When asked about which healthcare benchmarks Dr. Consulta had looked at before designing their services, one of the directors said, “We completely dropped the idea of looking at other healthcare institutions. We actually learned more from the systems in an airport than from a hospital.” What he meant was that they spent long periods of time learning and copying features from other industries in ways that the healthcare industry had not anticipated. For instance, the entire patient arrival at the clinic emulated someone’s experience of checking in at the airport. A core aspect of creative and open innovation is to observe outside one’s silos. Knowledge can be broken down into parts, and these parts can be incorporated in new services, products, and systems.

4. Experimenting Off of Core Principles

Dr. Consulta management consistently shared that a core aspect of their work is their culture. One aspect of their culture is a mindset behind how new projects and services are born. When creating new projects, they are constantly experimenting off of their core principles to create possible solutions. The idea here is that there’s no master plan defining every single step of how the clinic will move forward. They simply define a set of core principles (such as “all interactions with patients should be humanizing”) and experiment with services that are born from those ideas. Experimentation is a key part of their growth and capacity to be imaginative while responding to ongoing feedback and emerging needs. In this context, there’s no innovation department as such. They re-framed it to an understanding of innovation as culture, not as a role.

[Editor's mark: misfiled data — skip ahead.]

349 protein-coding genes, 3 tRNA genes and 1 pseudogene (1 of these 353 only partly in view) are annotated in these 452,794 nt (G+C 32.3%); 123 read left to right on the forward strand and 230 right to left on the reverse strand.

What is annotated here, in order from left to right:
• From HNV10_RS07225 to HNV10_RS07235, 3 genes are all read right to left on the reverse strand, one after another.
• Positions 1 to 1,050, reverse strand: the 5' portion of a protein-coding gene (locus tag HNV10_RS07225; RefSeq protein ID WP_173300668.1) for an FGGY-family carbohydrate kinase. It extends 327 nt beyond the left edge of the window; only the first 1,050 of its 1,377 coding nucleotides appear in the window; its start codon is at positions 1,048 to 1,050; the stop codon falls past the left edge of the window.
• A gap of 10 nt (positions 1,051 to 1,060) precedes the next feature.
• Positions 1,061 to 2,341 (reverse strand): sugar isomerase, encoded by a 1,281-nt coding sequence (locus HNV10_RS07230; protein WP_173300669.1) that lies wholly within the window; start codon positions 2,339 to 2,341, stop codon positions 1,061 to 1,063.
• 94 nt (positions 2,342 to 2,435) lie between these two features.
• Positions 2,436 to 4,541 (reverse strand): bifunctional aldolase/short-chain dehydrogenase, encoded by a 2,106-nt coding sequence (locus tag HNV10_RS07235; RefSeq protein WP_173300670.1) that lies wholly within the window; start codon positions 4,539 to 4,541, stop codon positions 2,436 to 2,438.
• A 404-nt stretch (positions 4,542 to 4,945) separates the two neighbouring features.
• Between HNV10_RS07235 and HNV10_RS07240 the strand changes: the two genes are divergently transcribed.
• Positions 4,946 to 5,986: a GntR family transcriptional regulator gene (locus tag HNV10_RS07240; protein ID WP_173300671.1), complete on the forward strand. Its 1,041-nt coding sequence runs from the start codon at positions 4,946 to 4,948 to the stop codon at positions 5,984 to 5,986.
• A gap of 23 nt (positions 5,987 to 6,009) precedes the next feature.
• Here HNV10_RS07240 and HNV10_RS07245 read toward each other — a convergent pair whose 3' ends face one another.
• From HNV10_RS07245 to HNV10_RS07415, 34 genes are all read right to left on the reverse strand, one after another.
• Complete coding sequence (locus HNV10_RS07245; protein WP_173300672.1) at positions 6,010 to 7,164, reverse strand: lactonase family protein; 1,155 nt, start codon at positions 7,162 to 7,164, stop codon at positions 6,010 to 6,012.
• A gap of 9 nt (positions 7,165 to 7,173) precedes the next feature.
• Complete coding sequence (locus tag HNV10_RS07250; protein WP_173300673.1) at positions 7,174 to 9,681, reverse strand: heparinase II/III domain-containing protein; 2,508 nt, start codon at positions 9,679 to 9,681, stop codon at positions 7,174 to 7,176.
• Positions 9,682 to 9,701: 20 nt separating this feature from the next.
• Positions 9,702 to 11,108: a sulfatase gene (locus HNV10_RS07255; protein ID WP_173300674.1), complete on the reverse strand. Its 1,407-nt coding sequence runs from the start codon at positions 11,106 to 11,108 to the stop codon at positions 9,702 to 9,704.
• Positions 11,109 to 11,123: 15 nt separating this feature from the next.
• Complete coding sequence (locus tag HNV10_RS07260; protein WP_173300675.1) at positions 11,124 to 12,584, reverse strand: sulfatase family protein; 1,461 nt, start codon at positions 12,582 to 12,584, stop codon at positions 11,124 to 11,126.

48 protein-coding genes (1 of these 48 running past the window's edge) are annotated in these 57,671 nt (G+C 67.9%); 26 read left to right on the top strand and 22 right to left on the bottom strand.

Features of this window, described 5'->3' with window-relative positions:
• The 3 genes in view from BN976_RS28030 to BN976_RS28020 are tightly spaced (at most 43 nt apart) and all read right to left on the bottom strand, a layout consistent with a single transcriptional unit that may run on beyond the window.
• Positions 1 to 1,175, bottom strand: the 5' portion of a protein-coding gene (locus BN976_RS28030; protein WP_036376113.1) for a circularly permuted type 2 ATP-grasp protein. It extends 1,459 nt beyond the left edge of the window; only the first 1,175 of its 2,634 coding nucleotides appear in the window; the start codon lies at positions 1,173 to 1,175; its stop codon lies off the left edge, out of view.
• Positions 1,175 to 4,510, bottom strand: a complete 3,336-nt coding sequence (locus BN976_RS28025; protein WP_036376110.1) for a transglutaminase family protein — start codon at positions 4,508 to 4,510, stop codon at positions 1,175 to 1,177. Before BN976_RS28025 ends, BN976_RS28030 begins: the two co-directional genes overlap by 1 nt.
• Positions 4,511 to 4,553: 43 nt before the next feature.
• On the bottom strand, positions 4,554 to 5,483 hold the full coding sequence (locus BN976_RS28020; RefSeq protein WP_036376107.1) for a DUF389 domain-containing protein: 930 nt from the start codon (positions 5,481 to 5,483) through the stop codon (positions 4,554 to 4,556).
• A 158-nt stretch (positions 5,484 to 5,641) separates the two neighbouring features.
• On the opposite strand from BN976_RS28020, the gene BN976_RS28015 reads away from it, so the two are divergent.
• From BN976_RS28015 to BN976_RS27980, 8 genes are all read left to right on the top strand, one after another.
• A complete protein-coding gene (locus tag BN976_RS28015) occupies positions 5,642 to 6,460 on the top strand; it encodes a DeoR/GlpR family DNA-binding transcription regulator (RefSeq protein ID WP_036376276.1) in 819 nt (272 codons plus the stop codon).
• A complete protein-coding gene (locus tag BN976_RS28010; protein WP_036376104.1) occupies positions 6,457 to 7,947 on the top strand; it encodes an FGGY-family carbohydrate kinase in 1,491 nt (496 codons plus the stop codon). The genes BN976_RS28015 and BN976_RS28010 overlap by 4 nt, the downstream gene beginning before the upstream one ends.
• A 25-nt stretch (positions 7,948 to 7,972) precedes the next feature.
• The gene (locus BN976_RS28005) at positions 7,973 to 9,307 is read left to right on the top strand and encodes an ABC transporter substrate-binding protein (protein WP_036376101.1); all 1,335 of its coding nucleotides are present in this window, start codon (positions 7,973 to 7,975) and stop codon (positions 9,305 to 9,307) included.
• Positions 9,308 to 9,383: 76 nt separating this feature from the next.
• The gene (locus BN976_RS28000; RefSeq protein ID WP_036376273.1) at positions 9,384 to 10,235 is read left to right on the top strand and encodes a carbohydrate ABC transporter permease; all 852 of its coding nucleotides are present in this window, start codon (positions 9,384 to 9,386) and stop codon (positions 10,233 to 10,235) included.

Fig. 2: One of Dr. Consulta’s directors explains how they experimented with a constant demand to have a clinic only for women — an idea that over time gave birth to a beautiful space within one of their clinics.

5. Leveraging Business Principles to Boost Social Impact

The team at Dr. Consulta is a great example of business-oriented companies that have a social mission at their core. They are clear about the healthcare crisis in the country and eager to work with a constant sense of urgency to deliver affordable, humanizing, and high quality healthcare. To achieve that, they set their foundations on business engines.

From that angle, some interesting features were developed. For example, all decisions are highly data-driven. For instance, if a patient does not come, their name is added to a database of no-shows. Sooner or later, someone is investigating why there are so many no-shows. Another example of a business application is how they are working with networks of hospitals and other clinics to provide a larger integration of services, not limiting the patient to depend on a single clinic.

Ricardo Dutra is a designer working at the intersection of design, education, and social innovation. He cofounded Flip it Forward, an institute for social dreaming working within K-12 education. He also consults with organizations such as the Education Design Lab, and MIT’s Presencing Institute. www.ricardo-dutra.com